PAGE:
[10] Microstructure measurements made over the last three decades have provided the basis for empirical scalings of turbulence dependent on bulk parameters that have led to limited levels of success in predicting pycnocline mixing. Gregg [1989] provides an established open ocean parameterization that relates ε to S and N by employing the nonlinear internal wave-wave interaction theories of McComas and Muller [1981] and Henyey et al. [1986], and the Garrett and Munk [1975] model of the oceanic internal wave shear spectrum (SGM); Gregg [1989] derived ε from

math image(1)

where α1 scales the simulated ε to provide an acceptable level of fit to observed values of ε and N0 represents background pycnocline N. Within shelf seas, the decay of internal wave energy is less ordered as energy is partitioned between higher order modal structures. MacKinnon and Gregg, herein MG [2003a], employ a modified version of Gregg [1989] to address this to match observations of ε on the New England Shelf such that

math image(2)

where α2 represents a local scaling parameter and S0 represents background pycnocline S. Various authors have identified a similar distribution of shelf sea ε in parameter space to MG [2003a] where shear is dominated by low-mode, low-frequency internal waves at the near-inertial and tidal frequency; however, α2 is observed to span a broad range similar to that of observed levels of ε (examples in Wm−3, 1.7 × 10−7 van der Lee and Umlauf [2011]; 6.9 × 10−7 MG [2003a]; 1.1 × 10−6 MG [2005]; 1.8 × 10−5 Palmer et al. [2008]). This necessary local adjustment strongly suggests that critical aspects of the physical processes that they seek to predict are not well represented.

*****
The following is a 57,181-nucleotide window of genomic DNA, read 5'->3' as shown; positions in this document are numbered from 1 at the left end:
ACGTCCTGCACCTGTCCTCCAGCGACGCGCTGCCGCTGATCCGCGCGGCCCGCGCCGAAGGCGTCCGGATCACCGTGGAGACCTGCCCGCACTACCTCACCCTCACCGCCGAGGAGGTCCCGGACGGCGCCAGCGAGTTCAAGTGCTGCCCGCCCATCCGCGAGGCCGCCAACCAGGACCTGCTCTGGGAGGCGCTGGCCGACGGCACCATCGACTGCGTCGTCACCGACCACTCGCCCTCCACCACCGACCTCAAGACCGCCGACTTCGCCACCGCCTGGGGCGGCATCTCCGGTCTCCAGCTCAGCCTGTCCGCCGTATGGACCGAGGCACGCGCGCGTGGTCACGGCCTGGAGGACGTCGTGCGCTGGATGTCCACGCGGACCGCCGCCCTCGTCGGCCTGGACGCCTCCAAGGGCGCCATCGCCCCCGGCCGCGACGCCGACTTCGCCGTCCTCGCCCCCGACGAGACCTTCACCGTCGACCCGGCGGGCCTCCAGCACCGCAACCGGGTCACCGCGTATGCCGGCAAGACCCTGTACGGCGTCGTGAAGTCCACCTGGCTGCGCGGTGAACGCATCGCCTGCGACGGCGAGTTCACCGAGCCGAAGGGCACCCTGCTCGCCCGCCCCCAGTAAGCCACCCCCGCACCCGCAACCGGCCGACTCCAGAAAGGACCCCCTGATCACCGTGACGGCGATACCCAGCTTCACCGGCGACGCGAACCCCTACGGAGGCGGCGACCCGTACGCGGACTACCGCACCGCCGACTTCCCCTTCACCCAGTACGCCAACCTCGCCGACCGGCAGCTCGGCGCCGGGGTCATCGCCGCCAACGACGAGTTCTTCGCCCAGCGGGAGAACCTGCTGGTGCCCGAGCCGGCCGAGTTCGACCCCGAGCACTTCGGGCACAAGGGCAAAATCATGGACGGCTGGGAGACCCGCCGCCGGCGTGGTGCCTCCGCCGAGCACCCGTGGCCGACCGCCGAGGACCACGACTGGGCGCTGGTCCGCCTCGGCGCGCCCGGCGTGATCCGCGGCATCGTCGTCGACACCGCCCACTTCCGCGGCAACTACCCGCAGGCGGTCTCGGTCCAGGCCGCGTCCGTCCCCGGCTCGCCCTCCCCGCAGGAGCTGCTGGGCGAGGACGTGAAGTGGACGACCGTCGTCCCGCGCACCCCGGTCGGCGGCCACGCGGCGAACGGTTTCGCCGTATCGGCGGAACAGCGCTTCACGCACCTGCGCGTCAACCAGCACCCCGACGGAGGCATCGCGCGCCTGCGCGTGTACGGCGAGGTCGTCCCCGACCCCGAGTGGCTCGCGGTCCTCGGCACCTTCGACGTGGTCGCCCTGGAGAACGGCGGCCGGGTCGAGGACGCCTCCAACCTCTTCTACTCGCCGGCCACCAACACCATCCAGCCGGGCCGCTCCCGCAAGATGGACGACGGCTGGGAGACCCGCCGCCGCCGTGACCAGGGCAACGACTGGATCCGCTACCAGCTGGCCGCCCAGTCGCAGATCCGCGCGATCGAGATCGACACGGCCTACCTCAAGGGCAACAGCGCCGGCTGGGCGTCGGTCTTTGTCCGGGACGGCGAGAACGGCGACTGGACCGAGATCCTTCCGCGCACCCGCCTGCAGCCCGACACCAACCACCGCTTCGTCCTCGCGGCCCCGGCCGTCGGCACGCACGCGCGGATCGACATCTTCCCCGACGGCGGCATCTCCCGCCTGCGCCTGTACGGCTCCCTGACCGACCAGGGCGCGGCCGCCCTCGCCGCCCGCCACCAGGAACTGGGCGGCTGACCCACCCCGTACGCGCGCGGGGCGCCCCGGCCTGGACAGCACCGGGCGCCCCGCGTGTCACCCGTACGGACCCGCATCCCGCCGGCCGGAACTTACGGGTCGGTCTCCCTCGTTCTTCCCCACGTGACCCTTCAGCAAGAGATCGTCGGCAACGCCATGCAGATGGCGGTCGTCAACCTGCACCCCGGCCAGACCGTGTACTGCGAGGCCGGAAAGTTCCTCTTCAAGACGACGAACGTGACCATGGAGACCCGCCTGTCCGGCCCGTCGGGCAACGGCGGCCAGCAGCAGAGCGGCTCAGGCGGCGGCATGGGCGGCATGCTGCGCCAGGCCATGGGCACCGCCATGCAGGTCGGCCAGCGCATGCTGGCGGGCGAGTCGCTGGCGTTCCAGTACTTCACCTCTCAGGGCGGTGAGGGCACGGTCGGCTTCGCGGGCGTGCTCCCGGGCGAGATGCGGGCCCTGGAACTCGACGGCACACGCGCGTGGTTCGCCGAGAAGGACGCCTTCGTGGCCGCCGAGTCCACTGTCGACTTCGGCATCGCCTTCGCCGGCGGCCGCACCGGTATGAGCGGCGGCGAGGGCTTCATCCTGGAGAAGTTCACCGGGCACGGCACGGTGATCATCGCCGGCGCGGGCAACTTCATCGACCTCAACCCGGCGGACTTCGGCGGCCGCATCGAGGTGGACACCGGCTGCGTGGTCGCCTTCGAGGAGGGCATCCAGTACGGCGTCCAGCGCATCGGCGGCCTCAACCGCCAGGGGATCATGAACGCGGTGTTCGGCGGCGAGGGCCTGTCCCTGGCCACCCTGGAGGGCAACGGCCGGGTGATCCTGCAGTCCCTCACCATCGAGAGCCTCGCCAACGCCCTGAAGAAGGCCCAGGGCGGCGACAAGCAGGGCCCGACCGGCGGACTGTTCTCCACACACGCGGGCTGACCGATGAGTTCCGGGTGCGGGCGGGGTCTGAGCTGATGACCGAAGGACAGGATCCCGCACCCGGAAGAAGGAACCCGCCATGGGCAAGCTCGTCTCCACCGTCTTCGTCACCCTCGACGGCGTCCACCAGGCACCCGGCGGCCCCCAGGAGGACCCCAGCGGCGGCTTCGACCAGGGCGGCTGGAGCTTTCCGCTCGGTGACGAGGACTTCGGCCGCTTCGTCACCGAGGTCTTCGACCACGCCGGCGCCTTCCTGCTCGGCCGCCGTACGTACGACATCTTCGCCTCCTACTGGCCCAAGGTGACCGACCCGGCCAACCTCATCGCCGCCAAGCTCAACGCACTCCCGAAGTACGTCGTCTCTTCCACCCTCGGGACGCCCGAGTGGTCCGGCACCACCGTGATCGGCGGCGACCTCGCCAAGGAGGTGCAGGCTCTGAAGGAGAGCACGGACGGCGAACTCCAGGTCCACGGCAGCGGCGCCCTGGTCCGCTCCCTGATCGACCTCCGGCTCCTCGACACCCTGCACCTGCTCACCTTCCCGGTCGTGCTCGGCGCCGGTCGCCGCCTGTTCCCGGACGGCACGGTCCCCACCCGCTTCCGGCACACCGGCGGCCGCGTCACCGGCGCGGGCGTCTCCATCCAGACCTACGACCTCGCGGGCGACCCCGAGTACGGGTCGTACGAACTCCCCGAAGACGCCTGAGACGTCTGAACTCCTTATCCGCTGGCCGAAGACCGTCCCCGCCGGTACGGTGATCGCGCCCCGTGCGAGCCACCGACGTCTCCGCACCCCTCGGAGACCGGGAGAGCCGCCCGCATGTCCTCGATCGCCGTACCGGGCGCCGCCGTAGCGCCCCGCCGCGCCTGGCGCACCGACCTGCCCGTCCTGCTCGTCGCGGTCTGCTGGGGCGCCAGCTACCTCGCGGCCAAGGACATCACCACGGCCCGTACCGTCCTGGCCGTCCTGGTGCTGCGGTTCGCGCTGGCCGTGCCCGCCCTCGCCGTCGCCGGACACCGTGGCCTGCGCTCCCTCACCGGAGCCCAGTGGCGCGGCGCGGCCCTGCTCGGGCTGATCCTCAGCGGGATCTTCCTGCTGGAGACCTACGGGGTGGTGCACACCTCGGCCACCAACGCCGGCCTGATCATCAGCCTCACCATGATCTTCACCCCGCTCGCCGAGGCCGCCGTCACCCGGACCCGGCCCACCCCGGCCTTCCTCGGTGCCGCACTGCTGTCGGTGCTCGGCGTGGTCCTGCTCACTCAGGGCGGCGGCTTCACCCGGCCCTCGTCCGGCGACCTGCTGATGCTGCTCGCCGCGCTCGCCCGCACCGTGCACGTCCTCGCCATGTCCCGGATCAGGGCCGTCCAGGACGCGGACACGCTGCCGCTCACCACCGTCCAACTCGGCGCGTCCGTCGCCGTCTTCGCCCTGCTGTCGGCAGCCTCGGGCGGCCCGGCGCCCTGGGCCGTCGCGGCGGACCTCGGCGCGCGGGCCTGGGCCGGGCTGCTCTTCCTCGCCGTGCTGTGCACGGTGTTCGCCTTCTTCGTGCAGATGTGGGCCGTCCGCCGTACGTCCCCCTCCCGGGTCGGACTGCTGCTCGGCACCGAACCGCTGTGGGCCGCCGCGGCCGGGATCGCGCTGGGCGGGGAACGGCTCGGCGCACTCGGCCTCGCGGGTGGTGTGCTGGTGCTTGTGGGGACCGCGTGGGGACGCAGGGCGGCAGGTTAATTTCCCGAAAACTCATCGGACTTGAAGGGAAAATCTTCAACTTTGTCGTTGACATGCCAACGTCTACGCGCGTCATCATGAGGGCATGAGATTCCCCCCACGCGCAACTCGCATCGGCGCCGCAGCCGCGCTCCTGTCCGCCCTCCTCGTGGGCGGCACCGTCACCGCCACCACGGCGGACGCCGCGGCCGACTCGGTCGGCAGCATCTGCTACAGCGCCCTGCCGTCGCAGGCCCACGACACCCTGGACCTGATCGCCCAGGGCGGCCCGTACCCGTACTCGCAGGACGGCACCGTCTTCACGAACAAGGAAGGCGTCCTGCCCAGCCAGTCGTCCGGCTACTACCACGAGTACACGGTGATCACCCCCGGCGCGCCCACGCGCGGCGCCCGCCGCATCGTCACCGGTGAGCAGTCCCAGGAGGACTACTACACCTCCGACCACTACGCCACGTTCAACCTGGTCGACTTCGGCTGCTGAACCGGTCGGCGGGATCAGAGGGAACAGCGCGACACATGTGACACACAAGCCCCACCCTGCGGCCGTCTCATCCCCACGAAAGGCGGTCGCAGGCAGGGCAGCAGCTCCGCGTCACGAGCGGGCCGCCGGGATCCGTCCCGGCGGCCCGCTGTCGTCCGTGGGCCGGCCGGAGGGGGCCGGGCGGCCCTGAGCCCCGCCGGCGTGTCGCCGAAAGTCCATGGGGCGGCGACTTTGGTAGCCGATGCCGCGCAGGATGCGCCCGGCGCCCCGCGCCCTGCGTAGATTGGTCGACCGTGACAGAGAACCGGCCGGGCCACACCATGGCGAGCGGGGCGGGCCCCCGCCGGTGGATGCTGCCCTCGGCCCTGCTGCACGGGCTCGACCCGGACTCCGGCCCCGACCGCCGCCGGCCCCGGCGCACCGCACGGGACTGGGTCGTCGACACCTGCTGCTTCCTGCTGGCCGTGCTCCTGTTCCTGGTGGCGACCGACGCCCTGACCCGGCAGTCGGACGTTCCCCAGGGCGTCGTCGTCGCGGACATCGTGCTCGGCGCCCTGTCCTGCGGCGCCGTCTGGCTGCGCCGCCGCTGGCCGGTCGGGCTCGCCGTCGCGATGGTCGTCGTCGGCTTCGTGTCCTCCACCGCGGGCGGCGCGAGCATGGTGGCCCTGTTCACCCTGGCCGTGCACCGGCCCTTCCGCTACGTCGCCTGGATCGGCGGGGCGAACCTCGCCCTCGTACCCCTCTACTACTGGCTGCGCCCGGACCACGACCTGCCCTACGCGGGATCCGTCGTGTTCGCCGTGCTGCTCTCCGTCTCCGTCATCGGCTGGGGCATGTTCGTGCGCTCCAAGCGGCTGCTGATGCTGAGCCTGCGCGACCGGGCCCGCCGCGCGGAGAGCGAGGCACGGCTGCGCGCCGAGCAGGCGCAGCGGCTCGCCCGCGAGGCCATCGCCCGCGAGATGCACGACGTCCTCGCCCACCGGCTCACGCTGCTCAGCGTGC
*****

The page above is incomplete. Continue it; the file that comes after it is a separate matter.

[11] Kunze et al. [1990], herein KWB, proposed a further parameterization of open ocean turbulence attributable to internal waves based on scaling of measured N and S to represent the available turbulent kinetic energy (TKE) within an unstable event, i.e., math formula. Assuming that TKE production ≈ ε, Kunze et al. [1990] proposed

math image(3)

where fr represents the fraction of the water column that is gravitationally unstable (0.1) and angle brackets denote temporal averaging. While ((3)) was developed using open ocean measurements, its lack of dependence on the wave-wave interaction such as that employed by Gregg [1989] suggests it may be equally applicable to turbulence driven by shear instability on the shelf.

[12] Current shelf sea models typically rely on a “turbulence closure scheme” to predict the turbulent parameters from which vertical exchange is derived [e.g., Shchepetkin and McWilliams, 2005; Holt and Umlauf, 2008]. Rather than the largely empirical formulations of ((1))–((3)), such models are based on laboratory and theoretical experiments [Richardson, 1922; Miles, 1961; Howard, 1961] and aim to describe the behavior of turbulence during shear instability. As such, these models are controlled by Ri and are typified by the second moment turbulence closure schemes such as those developed by Mellor and Yamada, herein MY [1974, 1982] and Canuto et al. [2001]. ε is derived from the total turbulent kinetic energy that such schemes predict as a function of stability, turbulence being suppressed beyond a critical threshold. Such closure schemes however are primarily descriptions of boundary-driven mixing; able to reproduce observed tidal current and turbulent dissipation profiles in mixed water columns but notoriously failing to reproduce the observed levels of turbulent dissipation within the shelf sea pycnocline [Simpson et al., 1996; Burchard et al., 2008].